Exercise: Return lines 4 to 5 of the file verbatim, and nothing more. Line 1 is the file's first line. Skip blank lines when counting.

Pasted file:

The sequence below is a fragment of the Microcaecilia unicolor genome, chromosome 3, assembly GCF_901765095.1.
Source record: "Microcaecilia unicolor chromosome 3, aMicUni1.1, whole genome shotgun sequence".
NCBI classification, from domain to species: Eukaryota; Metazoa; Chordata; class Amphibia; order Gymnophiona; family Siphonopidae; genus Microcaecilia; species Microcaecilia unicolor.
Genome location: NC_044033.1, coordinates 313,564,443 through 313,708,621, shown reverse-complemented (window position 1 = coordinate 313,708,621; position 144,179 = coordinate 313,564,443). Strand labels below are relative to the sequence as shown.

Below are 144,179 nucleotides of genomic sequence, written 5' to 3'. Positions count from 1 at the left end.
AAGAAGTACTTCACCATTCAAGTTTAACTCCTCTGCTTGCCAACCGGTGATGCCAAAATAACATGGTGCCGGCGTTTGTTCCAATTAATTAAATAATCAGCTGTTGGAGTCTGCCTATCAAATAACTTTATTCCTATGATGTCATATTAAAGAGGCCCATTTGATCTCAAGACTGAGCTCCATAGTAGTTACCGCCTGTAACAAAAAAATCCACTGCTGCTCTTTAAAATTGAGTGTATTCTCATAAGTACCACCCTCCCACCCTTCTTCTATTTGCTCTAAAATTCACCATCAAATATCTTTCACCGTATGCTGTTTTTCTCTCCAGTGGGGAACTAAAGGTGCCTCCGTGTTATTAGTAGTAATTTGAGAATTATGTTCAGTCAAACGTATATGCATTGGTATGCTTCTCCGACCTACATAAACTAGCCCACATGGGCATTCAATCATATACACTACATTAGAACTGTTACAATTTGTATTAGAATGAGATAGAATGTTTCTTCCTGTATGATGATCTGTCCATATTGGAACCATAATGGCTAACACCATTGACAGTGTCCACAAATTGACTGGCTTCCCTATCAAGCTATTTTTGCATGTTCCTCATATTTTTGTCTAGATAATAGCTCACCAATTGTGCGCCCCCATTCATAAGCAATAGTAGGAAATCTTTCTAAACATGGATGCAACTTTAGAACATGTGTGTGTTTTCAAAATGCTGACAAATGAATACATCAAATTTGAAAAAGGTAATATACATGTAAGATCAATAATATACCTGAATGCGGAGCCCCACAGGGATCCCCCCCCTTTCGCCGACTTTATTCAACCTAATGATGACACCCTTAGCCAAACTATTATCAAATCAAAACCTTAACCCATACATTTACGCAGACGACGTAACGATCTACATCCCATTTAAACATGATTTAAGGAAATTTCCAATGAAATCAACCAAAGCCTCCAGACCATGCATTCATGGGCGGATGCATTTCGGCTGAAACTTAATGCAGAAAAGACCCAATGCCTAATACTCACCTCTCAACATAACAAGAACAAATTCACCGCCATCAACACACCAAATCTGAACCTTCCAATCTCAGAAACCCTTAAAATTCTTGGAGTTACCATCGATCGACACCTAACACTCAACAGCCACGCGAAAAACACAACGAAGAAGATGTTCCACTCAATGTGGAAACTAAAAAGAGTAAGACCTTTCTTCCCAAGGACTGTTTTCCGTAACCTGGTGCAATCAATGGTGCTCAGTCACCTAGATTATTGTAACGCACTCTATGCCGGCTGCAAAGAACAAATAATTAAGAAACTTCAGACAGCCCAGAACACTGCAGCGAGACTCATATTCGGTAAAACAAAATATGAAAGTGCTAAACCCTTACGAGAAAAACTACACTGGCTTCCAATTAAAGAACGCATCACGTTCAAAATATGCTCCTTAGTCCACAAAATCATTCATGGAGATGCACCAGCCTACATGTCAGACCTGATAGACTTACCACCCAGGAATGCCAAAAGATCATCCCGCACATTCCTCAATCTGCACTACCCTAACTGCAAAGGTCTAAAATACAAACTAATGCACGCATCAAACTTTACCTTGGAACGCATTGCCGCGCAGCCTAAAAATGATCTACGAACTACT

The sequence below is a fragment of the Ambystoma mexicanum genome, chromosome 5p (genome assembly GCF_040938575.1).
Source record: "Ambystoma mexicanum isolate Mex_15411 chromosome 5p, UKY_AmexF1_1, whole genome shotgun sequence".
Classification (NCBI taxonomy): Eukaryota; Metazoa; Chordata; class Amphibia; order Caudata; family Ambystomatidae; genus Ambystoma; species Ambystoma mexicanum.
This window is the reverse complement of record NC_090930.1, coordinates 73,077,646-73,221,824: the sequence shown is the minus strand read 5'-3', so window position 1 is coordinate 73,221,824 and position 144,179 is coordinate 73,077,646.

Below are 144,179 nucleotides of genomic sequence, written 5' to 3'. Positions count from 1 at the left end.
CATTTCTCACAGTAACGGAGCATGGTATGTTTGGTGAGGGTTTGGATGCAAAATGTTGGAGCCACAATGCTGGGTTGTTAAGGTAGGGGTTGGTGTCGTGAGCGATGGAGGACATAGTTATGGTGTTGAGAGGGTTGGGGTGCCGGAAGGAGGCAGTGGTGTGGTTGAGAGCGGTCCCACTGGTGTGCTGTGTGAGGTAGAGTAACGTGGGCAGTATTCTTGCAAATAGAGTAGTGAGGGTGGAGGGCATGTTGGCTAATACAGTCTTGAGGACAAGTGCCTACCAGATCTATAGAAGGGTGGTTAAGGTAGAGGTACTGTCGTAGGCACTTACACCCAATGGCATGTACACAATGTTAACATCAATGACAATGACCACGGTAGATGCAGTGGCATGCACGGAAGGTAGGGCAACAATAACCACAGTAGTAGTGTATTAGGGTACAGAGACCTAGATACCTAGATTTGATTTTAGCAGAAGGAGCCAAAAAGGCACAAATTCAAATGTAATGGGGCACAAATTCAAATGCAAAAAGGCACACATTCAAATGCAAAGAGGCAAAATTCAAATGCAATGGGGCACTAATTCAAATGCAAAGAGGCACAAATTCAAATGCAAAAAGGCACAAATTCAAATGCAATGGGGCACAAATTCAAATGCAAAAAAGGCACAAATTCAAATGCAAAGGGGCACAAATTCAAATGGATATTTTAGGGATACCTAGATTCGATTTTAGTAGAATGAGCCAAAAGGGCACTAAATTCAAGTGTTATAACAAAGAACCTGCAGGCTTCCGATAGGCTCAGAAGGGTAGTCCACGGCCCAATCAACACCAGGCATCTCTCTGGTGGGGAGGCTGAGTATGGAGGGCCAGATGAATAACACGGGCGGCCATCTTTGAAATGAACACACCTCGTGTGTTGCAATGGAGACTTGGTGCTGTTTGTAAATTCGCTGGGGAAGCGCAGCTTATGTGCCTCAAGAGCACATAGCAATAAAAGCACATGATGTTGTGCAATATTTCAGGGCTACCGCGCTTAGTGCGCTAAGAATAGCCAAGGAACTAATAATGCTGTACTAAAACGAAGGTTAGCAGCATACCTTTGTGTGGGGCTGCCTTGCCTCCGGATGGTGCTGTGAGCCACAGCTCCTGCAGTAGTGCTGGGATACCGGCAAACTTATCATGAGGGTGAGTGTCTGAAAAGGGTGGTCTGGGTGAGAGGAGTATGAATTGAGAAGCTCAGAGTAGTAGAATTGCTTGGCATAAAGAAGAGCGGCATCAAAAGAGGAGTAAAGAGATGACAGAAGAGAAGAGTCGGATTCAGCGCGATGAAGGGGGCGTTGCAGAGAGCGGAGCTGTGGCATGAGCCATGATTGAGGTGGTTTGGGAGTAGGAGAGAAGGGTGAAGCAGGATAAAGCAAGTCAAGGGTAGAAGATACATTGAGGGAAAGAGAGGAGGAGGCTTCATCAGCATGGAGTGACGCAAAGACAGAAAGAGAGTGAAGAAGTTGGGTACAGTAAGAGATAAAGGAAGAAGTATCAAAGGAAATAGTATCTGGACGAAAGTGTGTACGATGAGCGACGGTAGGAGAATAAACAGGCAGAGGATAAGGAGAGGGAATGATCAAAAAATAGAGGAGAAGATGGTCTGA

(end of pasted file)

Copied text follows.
Genome location: NC_044033.1, coordinates 313,564,443 through 313,708,621, shown reverse-complemented (window position 1 = coordinate 313,708,621; position 144,179 = coordinate 313,564,443). Strand labels below are relative to the sequence as shown.

Below are 144,179 nucleotides of genomic sequence, written 5' to 3'. Positions count from 1 at the left end.